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Top Philippine Minister Tells China to "Get Out" of Spratly Islands

fishing vessels
Chinese maritime militia vessels at Whitsun Reef, March 2021 (Image courtesy Armed Forces of the Philippines)

Published May 3, 2021 3:01 PM by The Maritime Executive

Manila and Beijing are engaged in an increasingly heated diplomatic dispute over the status of Chinese forces in the Spratly Islands, which both sides claim. 

The Spratlys lie within the Philippine EEZ and are hundreds of miles away from the Chinese mainland, but China asserts that these land features - and most of the rest of the South China Sea - fall within its "inherent territory." Through dredging and land reclamation, Chinese forces have turned multiple reefs in the Spratly chain into strategic air and naval bases, with piers suitable for surface combatants and runways capable of handling heavy bombers. 

In March, the Philippine armed forces detected a buildup of more than 200 Chinese maritime militia vessels at Whitsun Reef, a submerged feature at Union Banks in the Spratly Islands. China asserted that the flotilla was anchored to wait out foul weather, though conditions were relatively benign during the month. Manila demanded that the large, well-maintained trawlers should depart its waters immediately. Almost all have repositioned away from Whitsun, though many relocated to nearby Chinese bases within easy reach of Union Banks. 

"We view with grave concern the presence of 220 Chinese militia boats in the Julian Felipe Reef (Union Reef) in the West Philippine Sea. This is a clear provocative action of militarizing the area," said Philippine Defense Secretary Delfin Lorenzana in late March. 

In late April, China's foreign ministry urged Philippine naval and coast guard assets to "respect China's sovereignty and rights and interests, and stop actions complicating the situation and escalating disputes" in the Philippine EEZ. The Philippine Department of National Defense followed up by suggesting that it is "[Chinese forces] who are encroaching and should desist and leave."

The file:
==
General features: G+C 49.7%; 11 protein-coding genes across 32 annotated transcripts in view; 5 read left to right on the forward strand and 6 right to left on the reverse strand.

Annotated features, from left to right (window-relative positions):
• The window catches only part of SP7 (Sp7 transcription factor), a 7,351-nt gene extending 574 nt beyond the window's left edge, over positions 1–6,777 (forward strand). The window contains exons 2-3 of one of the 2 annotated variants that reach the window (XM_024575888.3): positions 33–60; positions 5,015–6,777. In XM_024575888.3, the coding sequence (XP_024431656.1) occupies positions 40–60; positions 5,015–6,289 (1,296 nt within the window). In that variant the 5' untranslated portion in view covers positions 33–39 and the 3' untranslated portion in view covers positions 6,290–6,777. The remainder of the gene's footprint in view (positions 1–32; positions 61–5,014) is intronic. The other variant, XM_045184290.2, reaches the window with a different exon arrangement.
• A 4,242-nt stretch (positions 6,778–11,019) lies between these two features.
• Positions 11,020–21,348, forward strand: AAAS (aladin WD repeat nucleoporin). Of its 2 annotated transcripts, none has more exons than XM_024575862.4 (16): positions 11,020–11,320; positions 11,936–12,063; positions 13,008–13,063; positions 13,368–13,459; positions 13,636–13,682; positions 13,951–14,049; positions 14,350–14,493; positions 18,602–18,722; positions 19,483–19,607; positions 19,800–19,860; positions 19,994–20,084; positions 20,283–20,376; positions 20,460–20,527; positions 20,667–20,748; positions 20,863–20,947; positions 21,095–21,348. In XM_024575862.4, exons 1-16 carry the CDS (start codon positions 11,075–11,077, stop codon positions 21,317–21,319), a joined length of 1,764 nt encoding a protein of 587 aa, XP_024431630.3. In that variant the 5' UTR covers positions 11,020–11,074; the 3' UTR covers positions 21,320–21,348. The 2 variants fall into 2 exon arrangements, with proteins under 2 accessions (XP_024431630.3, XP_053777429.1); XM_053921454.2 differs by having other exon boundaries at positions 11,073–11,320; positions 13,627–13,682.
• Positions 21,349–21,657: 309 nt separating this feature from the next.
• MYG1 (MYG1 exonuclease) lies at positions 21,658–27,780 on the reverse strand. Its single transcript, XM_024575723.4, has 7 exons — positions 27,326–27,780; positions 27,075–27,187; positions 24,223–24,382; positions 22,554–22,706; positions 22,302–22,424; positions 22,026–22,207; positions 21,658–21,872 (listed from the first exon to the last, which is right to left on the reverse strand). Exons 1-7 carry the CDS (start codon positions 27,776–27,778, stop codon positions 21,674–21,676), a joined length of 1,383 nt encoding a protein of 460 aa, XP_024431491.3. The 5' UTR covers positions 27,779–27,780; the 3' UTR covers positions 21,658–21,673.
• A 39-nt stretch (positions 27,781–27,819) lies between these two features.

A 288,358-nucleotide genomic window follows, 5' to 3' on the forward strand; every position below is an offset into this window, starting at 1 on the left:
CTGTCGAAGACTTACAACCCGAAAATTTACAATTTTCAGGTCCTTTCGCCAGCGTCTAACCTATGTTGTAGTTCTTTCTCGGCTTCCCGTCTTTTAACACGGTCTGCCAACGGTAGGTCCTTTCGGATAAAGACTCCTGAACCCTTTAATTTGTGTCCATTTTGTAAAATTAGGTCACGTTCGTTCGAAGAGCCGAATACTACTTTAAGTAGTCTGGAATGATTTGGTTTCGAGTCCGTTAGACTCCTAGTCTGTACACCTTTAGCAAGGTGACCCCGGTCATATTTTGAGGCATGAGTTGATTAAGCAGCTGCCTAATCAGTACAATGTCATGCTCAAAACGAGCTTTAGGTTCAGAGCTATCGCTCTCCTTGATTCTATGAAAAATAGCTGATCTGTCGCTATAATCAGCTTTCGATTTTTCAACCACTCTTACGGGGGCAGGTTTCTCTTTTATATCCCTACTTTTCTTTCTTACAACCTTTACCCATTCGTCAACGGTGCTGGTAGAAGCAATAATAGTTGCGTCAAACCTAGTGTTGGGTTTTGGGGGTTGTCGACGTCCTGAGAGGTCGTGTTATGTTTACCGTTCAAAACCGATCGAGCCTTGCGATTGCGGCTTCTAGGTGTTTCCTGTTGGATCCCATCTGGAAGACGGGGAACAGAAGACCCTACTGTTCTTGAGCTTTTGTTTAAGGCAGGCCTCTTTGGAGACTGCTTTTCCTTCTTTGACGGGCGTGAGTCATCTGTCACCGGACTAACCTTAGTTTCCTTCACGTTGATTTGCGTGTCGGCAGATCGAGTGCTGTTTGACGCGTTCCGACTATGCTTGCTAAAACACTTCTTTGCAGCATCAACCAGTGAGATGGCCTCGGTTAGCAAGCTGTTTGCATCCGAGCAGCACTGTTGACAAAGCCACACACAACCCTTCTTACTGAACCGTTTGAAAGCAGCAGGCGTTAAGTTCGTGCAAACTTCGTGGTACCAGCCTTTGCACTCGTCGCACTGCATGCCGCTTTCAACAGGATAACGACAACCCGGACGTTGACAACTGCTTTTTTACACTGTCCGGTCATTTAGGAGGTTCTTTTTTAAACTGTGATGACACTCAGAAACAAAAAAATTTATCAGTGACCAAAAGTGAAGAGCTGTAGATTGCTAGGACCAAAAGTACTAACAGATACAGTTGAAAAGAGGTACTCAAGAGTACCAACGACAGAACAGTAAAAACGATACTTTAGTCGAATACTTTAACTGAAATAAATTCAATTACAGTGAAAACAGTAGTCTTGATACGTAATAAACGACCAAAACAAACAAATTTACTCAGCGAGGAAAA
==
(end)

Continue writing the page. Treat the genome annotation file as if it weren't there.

On Monday, Philippine foreign minister Teodoro Locsin intensified the pushback, going beyond the usual bounds of diplomatic decorum. "China, my friend, how politely can I put it? Let me see… O…get the _____ out," he wrote in a Twitter post. "What are you doing to our friendship? You. Not us. We're trying. You. You're like an ugly oaf forcing your attentions on a handsome guy who wants to be a friend."

Earlier in the day, Locsin's ministry accused the China Coast Guard of engaging in dangerous maneuvers in the vicinity of Philippine assets. The ministry asserted that Chinese white-hull vessels have been "shadowing, blocking, [making] dangerous maneuvers, and radio challenges" of Philippine vessels during an exercise near Bajo de Masinloc on April 24 and 25. 

Manila rejects China's claims to the Spratly Islands and other parts of the Philippine EEZ, and it asserts that the "lingering presence" of China Coast Guard vessels near Philippine-occupied territories is a "blatant infringement of Philippine sovereignty." 

Separately, Chinese state-run outlet Global Times announced Monday that the PLA Navy would be deploying the aircraft carrier Shandong and her escorts to the South China Sea. China's two carriers have been a regular presence in the area this year; Global Times cited a PLA officer who advised other nations to view the deployment "objectively and rationally."